I found these on the web........

    Click image for larger version. 

Name:	breakerbox.gif 
Views:	11 
Size:	21.7 KB 
ID:	25937 Click image for larger version. 

Name:	dryerplugwiring.gif 
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Size:	17.1 KB 
ID:	25936
    I hope that explains a bit more about what is happening here, with the three wires compared to 4 wires.

    ARRRGH

    I've been interrupted about 6 times while trying to write this, sorry, but I've not got to run, so don't take anything I've written here as gospel

    What you can take to the bank is what Charlie wrote, he is exactly right on his wiring explanation.

    I'd check that motor wiring, could be the problem.

    Sorry, got to run
    The pessimist complains about the wind; the optimist expects it to change; the realist adjusts the sails.
    William Arthur Ward

  10. #10
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    Quote Originally Posted by Stuart Ablett View Post
    First, when it comes to electrical, you are always, and I mean ALWAYS better off double, or triple checking stuff before you plug stuff in. My whole family are electrician, both grandfathers, my father (he was also an electrical inspector for the province for 30 years) numerous uncles, my older brother, and numerous cousins, even so, I've seen them wire something wrong, and let the factory packed smoke out, it happens, so asking dumb questions, when it comes to electrical make perfect sense. Besides, there are no dumb questions, only dumb mistakes (usually occurring after the dumb question was NOT asked.........DAMHIKT )

    Check the motor wiring, that was my first question, it is very easy to get one wire wrong on a motor an it will NOT spin.
    I just did that...ok per the instructions on the cover on the motor.

    Now looking at your "Romex" cable, I'm confused

    As I understand things you have a dryer plug in your workshop area, and you are just plugging your TS into said plug? I guess that is incorrect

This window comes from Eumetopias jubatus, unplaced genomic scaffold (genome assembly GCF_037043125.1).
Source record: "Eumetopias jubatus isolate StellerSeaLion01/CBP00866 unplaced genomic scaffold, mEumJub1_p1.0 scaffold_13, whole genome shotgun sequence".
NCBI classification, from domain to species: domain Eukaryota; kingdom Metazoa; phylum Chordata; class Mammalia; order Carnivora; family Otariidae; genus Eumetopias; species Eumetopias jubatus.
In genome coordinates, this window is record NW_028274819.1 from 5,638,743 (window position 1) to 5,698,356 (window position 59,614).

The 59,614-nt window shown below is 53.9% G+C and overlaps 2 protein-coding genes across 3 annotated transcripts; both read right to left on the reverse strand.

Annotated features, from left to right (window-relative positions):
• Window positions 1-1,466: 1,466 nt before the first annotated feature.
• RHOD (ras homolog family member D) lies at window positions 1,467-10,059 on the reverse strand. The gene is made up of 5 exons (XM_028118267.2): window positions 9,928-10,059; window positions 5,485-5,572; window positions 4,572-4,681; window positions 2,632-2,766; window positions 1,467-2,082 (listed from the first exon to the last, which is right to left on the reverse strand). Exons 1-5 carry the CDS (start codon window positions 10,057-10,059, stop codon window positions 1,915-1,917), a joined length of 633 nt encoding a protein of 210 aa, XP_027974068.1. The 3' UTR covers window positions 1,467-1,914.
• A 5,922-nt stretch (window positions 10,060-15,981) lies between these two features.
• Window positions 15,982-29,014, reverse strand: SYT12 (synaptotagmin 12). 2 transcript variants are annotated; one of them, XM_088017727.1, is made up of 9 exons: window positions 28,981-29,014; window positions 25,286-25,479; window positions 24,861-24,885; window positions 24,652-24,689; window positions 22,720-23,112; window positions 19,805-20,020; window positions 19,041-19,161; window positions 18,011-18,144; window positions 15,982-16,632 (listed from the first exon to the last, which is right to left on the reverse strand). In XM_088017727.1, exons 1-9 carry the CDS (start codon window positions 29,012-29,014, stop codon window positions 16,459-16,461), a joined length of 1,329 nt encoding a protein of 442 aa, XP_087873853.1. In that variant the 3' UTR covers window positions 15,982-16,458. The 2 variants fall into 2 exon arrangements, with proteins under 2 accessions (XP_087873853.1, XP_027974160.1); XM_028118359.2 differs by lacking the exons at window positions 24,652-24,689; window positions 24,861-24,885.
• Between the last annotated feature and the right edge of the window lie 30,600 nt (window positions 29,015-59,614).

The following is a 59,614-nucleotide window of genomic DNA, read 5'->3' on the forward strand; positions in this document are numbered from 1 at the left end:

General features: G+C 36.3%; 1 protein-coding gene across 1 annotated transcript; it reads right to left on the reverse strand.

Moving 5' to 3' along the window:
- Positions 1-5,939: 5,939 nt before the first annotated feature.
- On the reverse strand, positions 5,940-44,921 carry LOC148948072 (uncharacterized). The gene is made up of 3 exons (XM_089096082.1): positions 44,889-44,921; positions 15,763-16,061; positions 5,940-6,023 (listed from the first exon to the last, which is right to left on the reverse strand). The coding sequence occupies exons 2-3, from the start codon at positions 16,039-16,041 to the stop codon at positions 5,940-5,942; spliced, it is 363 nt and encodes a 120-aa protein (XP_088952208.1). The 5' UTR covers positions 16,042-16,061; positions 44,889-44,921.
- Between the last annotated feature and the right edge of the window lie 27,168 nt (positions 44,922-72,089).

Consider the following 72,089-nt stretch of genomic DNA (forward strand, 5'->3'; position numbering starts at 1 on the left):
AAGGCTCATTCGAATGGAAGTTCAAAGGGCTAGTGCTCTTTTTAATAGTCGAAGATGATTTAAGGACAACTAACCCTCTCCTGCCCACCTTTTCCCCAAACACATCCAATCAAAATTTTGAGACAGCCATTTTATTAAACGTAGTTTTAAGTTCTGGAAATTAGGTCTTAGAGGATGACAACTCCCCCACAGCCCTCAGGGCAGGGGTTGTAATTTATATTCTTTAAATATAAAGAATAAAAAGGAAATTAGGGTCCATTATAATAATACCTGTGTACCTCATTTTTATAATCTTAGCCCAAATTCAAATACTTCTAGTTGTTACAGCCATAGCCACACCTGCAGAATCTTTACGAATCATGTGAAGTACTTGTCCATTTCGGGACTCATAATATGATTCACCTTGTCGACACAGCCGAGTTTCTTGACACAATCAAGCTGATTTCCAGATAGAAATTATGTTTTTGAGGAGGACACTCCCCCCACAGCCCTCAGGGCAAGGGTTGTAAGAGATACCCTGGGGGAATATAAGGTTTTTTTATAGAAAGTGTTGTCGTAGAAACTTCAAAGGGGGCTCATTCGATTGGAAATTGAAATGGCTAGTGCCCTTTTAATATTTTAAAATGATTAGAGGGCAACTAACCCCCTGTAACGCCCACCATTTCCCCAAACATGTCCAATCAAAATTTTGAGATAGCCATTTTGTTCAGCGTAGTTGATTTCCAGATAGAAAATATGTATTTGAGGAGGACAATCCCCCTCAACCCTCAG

The outlet is for the dryer. I will be unplugging the dryer to use the saw.

    OK, are you wiring in a new plug that starts at your dryer plug and goes to your work area?
    I simply want to use the dryer outlet for the saw. Hence the new 3 prong dryer cord to plug into dryer outlet.

    If that is the case, then I understand the Romex cable.

    Your existing dryer receptacle is a 3 wire set up? I guess you are in an older home then, as the new setup requires a 4-prong receptacle, they don't allow the neutral to be the ground anymore.
    Yes our house was built in 95.

    OK, what Charlie said earlier, is still spot on.

    On your dryer cord you have three wires

    right, left, and center.

    Right one to the black wire

    Left one to the white wire

    Center one to the green wire

    Make sure you use the correct crimp on connectors, and a bit of shrink wrap over the crimped part is a nice safety feature, but not mandatory.
    I used yellow crimp style butt connectors with heat shrink tubing (looked nice when done).

    On your old dryer receptacle you should have three wires as well, just like the cord.

    I found these on the web........

    Click image for larger version. 

Name:	breakerbox.gif 
Views:	11 
Size:	21.7 KB 
ID:	25937 Click image for larger version. 

Name:	dryerplugwiring.gif 
Views:	13 
Size:	17.1 KB 
ID:	25936
    I hope that explains a bit more about what is happening here, with the three wires compared to 4 wires.

    ARRRGH

    I've been interrupted about 6 times while trying to write this, sorry, but I've not got to run, so don't take anything I've written here as gospel

    What you can take to the bank is what Charlie wrote, he is exactly right on his wiring explanation.

    I'd check that motor wiring, could be the problem.

    Sorry, got to run
    One thing I am confused on, from what I understand the center wire on the dryer outlet is NOT a ground...or is it? Should I be treating this like a ground wire?
    We put the "k" in "kwality."

    The above picture is not me!!